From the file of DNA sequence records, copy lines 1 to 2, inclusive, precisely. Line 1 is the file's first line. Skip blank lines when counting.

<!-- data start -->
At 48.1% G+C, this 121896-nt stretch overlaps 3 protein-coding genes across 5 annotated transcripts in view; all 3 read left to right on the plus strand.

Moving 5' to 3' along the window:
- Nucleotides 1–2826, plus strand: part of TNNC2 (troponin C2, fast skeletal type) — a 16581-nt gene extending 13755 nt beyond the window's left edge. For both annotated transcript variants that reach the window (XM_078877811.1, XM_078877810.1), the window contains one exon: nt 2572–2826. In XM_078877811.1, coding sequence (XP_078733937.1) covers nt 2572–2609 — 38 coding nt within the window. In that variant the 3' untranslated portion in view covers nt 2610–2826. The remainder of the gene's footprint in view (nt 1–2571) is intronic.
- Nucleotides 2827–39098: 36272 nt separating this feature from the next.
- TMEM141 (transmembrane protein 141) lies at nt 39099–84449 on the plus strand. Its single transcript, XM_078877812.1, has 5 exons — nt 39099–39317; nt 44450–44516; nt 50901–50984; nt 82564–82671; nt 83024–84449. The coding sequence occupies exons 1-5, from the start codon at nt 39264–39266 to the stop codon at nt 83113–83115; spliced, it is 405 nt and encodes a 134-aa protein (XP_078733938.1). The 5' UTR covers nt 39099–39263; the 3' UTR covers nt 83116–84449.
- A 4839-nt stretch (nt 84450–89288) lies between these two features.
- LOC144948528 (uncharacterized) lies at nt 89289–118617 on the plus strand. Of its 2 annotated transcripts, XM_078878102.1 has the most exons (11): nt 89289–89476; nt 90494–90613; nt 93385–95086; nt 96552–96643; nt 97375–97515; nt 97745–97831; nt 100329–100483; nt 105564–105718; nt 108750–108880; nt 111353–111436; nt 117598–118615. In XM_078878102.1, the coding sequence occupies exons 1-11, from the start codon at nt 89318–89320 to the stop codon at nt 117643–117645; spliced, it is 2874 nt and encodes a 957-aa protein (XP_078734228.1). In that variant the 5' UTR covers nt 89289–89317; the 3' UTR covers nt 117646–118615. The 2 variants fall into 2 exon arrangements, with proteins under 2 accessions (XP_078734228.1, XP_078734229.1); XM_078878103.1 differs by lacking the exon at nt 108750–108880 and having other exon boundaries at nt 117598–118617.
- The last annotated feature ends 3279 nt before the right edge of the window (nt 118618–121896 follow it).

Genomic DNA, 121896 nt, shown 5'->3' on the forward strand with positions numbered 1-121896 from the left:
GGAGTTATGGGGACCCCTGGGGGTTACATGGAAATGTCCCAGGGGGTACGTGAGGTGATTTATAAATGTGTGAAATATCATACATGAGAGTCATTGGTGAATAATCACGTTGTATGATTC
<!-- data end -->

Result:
At 48.1% G+C, this 121896-nt stretch overlaps 3 protein-coding genes across 5 annotated transcripts in view; all 3 read left to right on the plus strand.

Moving 5' to 3' along the window: